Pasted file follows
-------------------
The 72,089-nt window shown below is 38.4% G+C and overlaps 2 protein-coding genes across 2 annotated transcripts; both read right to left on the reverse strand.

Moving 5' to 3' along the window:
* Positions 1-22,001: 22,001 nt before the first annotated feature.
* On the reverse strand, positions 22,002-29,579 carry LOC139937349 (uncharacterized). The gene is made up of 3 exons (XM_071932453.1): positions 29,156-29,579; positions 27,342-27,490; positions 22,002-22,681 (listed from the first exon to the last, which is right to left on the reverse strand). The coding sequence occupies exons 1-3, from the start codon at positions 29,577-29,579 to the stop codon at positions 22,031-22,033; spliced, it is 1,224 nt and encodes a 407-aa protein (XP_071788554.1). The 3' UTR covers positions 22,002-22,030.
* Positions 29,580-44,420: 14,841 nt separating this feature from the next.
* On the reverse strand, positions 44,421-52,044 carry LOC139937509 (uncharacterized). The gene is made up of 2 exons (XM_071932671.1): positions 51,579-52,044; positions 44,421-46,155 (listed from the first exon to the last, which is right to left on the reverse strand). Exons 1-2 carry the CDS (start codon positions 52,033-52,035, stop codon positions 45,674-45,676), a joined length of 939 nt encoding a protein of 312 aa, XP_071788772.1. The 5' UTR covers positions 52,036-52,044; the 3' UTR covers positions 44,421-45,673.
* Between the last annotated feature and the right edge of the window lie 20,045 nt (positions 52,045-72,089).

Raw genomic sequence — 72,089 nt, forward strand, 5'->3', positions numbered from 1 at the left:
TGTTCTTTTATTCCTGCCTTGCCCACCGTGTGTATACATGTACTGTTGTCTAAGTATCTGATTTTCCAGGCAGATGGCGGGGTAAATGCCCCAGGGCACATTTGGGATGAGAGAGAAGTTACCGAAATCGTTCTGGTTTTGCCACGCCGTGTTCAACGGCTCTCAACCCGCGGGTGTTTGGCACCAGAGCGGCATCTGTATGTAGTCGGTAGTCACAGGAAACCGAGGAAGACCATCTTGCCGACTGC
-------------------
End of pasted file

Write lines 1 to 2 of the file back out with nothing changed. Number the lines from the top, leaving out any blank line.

The 72,089-nt window shown below is 38.4% G+C and overlaps 2 protein-coding genes across 2 annotated transcripts; both read right to left on the reverse strand.

Moving 5' to 3' along the window: